Chaplaincy & Spiritual Care

The Chaplaincy-Spiritual Care Team is here for everyone.

We are a multi-faith, multi-denominational team who offer spiritual and religious care to patients, staff, visitors and volunteers. You do not have to think of yourself as ‘religious’ to make use of our service.

Some people may value the opportunity to talk to someone about what is happening to them and how they feel about the changes they may be facing.

For many patients, being ill and/or experiencing a trauma of some kind can turn their world upside down. It can challenge their identity – who they are, how they see themselves and their relationships.

Our aim is to enhance patient and carer experience and offer support to staff.


What is spiritual care?

Spiritual care doesn’t have to be religious.

Spiritual care is about valuing and respecting who people are, whatever their religion, culture, background, gender or sexuality.

The spiritual care team at St George’s have no agenda or tick lists. Instead, we aim to simply be there, to support patients, relatives and staff alike through both the extraordinary and the ordinary.


Our team

The Chaplains:

St George’s University Hospital

  • Laura Hunt – Head of Chaplaincy & Spiritual Care
  • Rev. David Kwakye-Saka Healthcare Chaplain
  • Sr Tram Nguyen – Roman Catholic Chaplain
  • Imam Suliman Gani– Muslim Chaplain
  • Saida Mohamed-Mourched – Muslim Chaplain
  • Pauline Dawkins, Healthcare Chaplain.

We offer

  • Support for you, your relatives or friends.
  • Time and space to explore your thoughts and feelings.
  • A caring, sensitive and non-judgmental ear.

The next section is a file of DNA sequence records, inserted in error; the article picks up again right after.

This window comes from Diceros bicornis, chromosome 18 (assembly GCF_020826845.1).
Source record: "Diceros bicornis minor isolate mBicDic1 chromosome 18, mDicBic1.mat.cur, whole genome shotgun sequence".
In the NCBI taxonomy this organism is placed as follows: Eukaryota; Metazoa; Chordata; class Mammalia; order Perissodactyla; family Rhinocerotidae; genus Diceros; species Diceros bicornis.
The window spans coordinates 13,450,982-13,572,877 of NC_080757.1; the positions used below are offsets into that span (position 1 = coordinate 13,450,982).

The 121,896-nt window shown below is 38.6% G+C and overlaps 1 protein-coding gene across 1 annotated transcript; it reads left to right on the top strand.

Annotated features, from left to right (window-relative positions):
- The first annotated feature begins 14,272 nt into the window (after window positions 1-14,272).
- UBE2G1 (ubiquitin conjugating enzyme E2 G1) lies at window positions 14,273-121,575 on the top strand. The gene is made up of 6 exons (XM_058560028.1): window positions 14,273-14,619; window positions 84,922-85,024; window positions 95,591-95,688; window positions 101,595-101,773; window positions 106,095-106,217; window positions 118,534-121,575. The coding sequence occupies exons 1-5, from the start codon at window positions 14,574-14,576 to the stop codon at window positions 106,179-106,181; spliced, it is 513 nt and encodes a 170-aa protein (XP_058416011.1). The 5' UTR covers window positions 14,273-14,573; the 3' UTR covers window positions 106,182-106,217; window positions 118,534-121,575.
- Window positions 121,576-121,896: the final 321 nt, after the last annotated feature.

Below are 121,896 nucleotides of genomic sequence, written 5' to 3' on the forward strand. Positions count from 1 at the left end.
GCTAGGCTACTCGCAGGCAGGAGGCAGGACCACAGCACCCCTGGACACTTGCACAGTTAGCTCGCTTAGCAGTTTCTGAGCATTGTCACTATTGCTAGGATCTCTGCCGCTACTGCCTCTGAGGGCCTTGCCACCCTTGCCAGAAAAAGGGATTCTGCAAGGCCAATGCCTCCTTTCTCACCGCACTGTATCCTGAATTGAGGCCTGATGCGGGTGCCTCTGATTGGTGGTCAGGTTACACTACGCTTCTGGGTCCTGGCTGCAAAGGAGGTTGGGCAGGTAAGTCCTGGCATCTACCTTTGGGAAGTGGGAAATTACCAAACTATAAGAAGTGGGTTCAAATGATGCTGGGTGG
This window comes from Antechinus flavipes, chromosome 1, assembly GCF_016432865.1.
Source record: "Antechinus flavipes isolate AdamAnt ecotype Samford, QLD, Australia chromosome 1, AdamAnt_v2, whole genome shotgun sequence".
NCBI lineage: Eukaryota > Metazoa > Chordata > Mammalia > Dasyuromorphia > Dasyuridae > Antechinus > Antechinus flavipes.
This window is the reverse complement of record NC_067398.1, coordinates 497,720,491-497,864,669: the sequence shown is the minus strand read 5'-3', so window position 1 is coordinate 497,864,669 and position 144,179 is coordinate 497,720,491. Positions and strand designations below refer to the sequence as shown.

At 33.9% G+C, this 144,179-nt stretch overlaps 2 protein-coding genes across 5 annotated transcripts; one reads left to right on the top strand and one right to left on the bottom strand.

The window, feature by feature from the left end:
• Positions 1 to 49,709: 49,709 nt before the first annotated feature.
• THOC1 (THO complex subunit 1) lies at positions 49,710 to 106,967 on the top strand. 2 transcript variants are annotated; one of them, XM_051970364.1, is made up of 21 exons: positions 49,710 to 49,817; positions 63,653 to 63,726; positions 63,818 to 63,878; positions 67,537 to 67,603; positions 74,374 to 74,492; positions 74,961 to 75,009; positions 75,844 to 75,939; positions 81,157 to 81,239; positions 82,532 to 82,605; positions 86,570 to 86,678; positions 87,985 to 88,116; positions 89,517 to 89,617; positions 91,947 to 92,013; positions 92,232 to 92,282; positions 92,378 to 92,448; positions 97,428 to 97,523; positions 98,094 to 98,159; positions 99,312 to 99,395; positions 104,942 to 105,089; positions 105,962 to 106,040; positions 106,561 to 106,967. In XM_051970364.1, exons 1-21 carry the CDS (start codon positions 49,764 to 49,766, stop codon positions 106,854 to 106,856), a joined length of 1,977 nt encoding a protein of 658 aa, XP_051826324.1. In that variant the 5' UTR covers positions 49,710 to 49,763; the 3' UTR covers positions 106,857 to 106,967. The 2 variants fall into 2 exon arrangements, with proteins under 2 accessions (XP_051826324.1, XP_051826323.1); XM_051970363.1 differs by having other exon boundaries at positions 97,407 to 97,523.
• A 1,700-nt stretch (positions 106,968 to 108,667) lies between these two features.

• Religious care in response to your individual needs.
  • Support for staff.

Weekly events and services in the Spiritual Care Centre at St George’s

  • Wednesday 11.00 to 11.30 am – Refresh’ a time of Christian worship and reflection (an inclusive service for all)
  • Monday to Friday 12 noon – Mass (Roman Catholic)
  • Sunday 1.30pmm – Mass (Roman Catholic)

Services of Remembering

Chaplains organise a variety of services of remembering each year to remember those who have died. These include: pregnancy loss, neonatal, paediatric and organ donation services.

The services are designed for those of all faiths and none. Family members, alongside staff from various disciplines often take part in the services. Attendance numbers strongly suggest that this is a very worthwhile service, offering people a space to remember people who have died in a sensitive and supportive way. Whether it is through the lighting of individual candles, writing messages or placing ribbons on the memory tree, these are emotional and moving occasions. Following each service there is an opportunity for people to stay for refreshments. This can be an important moment for families to meet each other and share their experiences of loss.


Further information and resources